BANGOR, Maine — The passenger door of a sedan parked in the corner of the parking lot adjacent to Husson University’s athletic center was wide open, revealing a threatening note and white powder sprinkled on the interior.
Much of the rest of the lot was dominated by Maine Army National Guard trucks, trailers and tents as the Guard’s 11th Civil Support team out of Waterville had turned the area into a makeshift command center to deal with a possible weapons of mass destruction threat.
Another terrorist attack? No, this was a very detailed WMD scenario created by Guard officers to provide the ultimate class exercise for 14 Husson graduate students — four from Portland — to work side by side with Guard personnel to investigate, analyze and neutralize a potential biological agent threat.
“What we’ve done is set up a real-time, anthrax/white powder scenario in which a VIP was lecturing here at Husson and found this in his car,” said Maj. Darryl Lyon, the commander of the team which drove up from Waterville with a full complement of technical equipment for Tuesday night’s event. “This is a small-scale exercise for us.”
But it’s a big deal for Husson and the CJ 799 — current issues in criminal justice — class.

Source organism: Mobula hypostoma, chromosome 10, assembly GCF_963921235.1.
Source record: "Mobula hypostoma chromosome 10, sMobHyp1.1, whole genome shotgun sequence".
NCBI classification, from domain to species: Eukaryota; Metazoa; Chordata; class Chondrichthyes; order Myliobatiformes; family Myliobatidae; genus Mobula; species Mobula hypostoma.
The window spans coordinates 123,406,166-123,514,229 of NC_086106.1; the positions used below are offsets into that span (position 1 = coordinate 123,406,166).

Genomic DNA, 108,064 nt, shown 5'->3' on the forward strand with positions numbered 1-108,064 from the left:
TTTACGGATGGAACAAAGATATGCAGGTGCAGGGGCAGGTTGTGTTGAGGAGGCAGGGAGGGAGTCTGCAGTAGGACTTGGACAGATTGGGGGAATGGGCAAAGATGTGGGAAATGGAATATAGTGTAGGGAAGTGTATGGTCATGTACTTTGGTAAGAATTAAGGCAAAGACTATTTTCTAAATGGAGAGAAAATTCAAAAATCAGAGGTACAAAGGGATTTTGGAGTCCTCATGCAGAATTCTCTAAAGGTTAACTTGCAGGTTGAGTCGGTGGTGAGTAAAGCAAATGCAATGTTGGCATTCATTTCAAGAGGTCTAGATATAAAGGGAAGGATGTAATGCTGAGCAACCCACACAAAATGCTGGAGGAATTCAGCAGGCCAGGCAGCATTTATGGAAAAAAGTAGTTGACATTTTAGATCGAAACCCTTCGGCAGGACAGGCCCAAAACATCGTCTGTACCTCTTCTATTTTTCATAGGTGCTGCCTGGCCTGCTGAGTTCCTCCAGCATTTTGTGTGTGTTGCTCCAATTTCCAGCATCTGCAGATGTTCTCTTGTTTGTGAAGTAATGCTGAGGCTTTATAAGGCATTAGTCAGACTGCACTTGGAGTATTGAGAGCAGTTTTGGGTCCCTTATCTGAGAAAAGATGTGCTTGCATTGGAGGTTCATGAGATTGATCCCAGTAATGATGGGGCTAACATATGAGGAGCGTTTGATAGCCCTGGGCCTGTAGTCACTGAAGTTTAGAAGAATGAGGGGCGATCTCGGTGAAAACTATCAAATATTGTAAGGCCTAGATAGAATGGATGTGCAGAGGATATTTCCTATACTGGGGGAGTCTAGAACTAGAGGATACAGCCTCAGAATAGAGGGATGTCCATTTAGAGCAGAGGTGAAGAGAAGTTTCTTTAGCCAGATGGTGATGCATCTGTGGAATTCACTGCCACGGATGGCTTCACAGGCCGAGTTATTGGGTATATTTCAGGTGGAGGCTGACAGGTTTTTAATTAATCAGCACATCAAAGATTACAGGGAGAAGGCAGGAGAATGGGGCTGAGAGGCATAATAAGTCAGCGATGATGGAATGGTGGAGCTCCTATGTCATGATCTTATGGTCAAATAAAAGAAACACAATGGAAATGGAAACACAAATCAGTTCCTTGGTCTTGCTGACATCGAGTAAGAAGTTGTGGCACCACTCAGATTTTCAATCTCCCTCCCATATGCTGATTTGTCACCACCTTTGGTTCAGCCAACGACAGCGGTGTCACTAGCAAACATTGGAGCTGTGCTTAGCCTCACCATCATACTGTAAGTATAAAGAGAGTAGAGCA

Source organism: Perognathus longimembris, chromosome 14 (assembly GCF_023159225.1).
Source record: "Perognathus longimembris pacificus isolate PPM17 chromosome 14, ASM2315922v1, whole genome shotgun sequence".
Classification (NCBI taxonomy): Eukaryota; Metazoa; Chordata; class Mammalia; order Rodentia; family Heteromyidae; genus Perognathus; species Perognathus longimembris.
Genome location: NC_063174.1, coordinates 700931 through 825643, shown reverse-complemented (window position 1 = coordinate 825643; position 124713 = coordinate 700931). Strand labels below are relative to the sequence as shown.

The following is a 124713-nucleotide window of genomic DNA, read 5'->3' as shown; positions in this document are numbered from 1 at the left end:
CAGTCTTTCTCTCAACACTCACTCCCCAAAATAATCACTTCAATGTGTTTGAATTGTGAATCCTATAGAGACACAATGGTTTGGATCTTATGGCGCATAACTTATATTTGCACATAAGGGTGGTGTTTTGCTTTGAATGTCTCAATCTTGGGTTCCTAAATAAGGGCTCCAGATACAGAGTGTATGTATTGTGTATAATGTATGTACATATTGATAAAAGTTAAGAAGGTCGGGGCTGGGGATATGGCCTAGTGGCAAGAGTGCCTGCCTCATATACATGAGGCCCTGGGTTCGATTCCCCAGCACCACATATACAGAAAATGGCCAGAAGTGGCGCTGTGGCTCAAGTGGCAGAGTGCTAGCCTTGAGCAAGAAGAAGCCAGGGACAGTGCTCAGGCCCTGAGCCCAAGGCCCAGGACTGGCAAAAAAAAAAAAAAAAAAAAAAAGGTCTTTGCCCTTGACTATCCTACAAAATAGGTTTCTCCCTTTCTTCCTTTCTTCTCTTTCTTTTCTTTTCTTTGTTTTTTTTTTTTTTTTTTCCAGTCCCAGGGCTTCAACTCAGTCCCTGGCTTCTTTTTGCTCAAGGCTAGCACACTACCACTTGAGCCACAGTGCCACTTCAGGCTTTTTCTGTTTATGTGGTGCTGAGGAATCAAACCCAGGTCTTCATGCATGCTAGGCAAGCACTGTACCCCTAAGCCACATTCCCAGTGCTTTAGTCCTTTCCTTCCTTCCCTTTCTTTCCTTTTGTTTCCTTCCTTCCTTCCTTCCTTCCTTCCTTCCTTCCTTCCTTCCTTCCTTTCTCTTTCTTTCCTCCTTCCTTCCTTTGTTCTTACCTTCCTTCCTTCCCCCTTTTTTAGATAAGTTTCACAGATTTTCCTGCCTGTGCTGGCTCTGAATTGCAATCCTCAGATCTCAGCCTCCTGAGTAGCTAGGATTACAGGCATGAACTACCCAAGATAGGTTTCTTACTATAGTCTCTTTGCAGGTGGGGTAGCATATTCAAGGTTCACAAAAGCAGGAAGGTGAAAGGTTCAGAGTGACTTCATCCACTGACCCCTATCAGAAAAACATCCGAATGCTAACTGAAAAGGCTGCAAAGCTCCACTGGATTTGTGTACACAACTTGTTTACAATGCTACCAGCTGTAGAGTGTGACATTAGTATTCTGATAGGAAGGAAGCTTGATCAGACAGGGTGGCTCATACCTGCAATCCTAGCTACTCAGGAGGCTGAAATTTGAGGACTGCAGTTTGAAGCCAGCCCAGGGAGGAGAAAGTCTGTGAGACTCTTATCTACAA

“This is the first time we’ve ever had a full-scale exercise to this extent on campus,” said Cornel Plebani, assistant professor at Husson. “Darryl and I are close friends and have been talking about issues like this for years. This is not only experiential learning for the students, but also more awareness for the things that exist to protect our citizenry.”
It’s more than just an exercise and lesson for the students, however.
“We do exercises for chemical, explosive, nuclear, biological and radiological attacks monthly,” said Lyon, a former University of Maine assistant professor of military science. “Basically, as evil as we can think, we try to train for it. We know what we’re doing is preventing bad guys from doing bad things, and there’s a lot of satisfaction from making a difference.”
About the only thing that’s not real at exercises like Tuesday night’s is the threat.
“This is an opportunity civilians don’t get,” said Plebani.
Lyon, a 23-year serviceman who spent four years of active duty with the U.S. Navy and the last 19 in the Guard, said some aspects of these exercises are secret.
“There will be some things we don’t want covered in detail by the press, like our sampling procedures, because if they knew what they were they could try to come up with ways to get around them,” he explained.
“This is the first exercise of its kind because it actually gives the students a chance to work directly with the soldiers and airmen of the team,” Lyon said.
Lyon said his team originated through the efforts of former U.S. Senator Bill Cohen of Bangor.
“Back in the mid-1990s, Bill Cohen was studying the Middle East and analyzing Israel,” Lyon explained. “He predicted that because of the way terrorists were attacking Israel, they would try to export those same techniques into the West, and when he became Secretary of Defense, he told that to President Clinton and in 1999, they started creating these teams.”
Lyon said the original total of 10 teams in the country went to one in each state and U.S. territory after the anthrax scares in 2001.